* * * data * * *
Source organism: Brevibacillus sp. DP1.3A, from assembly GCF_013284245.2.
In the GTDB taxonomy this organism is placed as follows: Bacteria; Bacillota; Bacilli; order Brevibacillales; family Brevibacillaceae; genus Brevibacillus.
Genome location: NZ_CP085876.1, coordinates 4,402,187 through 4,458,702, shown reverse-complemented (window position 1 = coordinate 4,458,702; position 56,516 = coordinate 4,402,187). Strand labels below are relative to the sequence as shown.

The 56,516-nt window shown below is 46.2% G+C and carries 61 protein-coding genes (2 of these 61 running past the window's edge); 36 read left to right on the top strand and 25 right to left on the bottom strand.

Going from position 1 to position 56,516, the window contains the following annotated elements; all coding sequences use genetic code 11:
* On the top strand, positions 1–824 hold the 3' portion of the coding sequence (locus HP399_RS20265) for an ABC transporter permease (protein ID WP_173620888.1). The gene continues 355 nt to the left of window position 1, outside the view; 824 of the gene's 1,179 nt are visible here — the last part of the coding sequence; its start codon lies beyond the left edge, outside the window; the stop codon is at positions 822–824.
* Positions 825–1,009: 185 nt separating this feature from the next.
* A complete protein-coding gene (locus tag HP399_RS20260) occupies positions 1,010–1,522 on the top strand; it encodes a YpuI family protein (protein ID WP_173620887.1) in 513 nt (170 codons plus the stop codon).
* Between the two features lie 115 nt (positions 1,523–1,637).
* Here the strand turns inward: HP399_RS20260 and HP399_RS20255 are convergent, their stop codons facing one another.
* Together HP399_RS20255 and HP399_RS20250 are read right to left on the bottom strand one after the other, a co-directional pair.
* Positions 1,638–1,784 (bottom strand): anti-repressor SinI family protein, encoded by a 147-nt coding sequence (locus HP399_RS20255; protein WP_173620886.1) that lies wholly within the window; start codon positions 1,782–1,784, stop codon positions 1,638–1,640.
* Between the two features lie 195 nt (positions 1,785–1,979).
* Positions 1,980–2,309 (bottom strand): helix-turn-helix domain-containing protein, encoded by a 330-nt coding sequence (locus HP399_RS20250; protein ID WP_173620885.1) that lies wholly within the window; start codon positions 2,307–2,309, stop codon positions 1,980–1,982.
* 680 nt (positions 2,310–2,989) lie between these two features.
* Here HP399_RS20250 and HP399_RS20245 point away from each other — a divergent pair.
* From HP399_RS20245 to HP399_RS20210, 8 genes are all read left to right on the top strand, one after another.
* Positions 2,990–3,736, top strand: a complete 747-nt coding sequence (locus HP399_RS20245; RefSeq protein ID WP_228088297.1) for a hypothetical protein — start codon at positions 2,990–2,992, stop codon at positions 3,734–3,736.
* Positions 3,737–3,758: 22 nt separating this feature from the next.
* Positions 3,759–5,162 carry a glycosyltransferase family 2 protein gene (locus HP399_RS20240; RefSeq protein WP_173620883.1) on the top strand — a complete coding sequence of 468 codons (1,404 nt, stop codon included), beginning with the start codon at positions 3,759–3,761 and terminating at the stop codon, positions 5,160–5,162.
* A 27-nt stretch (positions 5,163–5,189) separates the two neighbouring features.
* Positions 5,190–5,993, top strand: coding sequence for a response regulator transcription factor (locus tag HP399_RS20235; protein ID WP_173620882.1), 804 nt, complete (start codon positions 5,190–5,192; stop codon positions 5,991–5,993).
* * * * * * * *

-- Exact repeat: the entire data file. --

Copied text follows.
Source organism: Brevibacillus sp. DP1.3A, from assembly GCF_013284245.2.
In the GTDB taxonomy this organism is placed as follows: Bacteria; Bacillota; Bacilli; order Brevibacillales; family Brevibacillaceae; genus Brevibacillus.
Genome location: NZ_CP085876.1, coordinates 4,402,187 through 4,458,702, shown reverse-complemented (window position 1 = coordinate 4,458,702; position 56,516 = coordinate 4,402,187). Strand labels below are relative to the sequence as shown.

The 56,516-nt window shown below is 46.2% G+C and carries 61 protein-coding genes (2 of these 61 running past the window's edge); 36 read left to right on the top strand and 25 right to left on the bottom strand.

Going from position 1 to position 56,516, the window contains the following annotated elements; all coding sequences use genetic code 11:
* On the top strand, positions 1–824 hold the 3' portion of the coding sequence (locus HP399_RS20265) for an ABC transporter permease (protein ID WP_173620888.1). The gene continues 355 nt to the left of window position 1, outside the view; 824 of the gene's 1,179 nt are visible here — the last part of the coding sequence; its start codon lies beyond the left edge, outside the window; the stop codon is at positions 822–824.
* Positions 825–1,009: 185 nt separating this feature from the next.
* A complete protein-coding gene (locus tag HP399_RS20260) occupies positions 1,010–1,522 on the top strand; it encodes a YpuI family protein (protein ID WP_173620887.1) in 513 nt (170 codons plus the stop codon).
* Between the two features lie 115 nt (positions 1,523–1,637).
* Here the strand turns inward: HP399_RS20260 and HP399_RS20255 are convergent, their stop codons facing one another.
* Together HP399_RS20255 and HP399_RS20250 are read right to left on the bottom strand one after the other, a co-directional pair.
* Positions 1,638–1,784 (bottom strand): anti-repressor SinI family protein, encoded by a 147-nt coding sequence (locus HP399_RS20255; protein WP_173620886.1) that lies wholly within the window; start codon positions 1,782–1,784, stop codon positions 1,638–1,640.
* Between the two features lie 195 nt (positions 1,785–1,979).
* Positions 1,980–2,309 (bottom strand): helix-turn-helix domain-containing protein, encoded by a 330-nt coding sequence (locus HP399_RS20250; protein ID WP_173620885.1) that lies wholly within the window; start codon positions 2,307–2,309, stop codon positions 1,980–1,982.
* 680 nt (positions 2,310–2,989) lie between these two features.
* Here HP399_RS20250 and HP399_RS20245 point away from each other — a divergent pair.
* From HP399_RS20245 to HP399_RS20210, 8 genes are all read left to right on the top strand, one after another.
* Positions 2,990–3,736, top strand: a complete 747-nt coding sequence (locus HP399_RS20245; RefSeq protein ID WP_228088297.1) for a hypothetical protein — start codon at positions 2,990–2,992, stop codon at positions 3,734–3,736.
* Positions 3,737–3,758: 22 nt separating this feature from the next.
* Positions 3,759–5,162 carry a glycosyltransferase family 2 protein gene (locus HP399_RS20240; RefSeq protein WP_173620883.1) on the top strand — a complete coding sequence of 468 codons (1,404 nt, stop codon included), beginning with the start codon at positions 3,759–3,761 and terminating at the stop codon, positions 5,160–5,162.
* A 27-nt stretch (positions 5,163–5,189) separates the two neighbouring features.
* Positions 5,190–5,993, top strand: coding sequence for a response regulator transcription factor (locus tag HP399_RS20235; protein ID WP_173620882.1), 804 nt, complete (start codon positions 5,190–5,192; stop codon positions 5,991–5,993).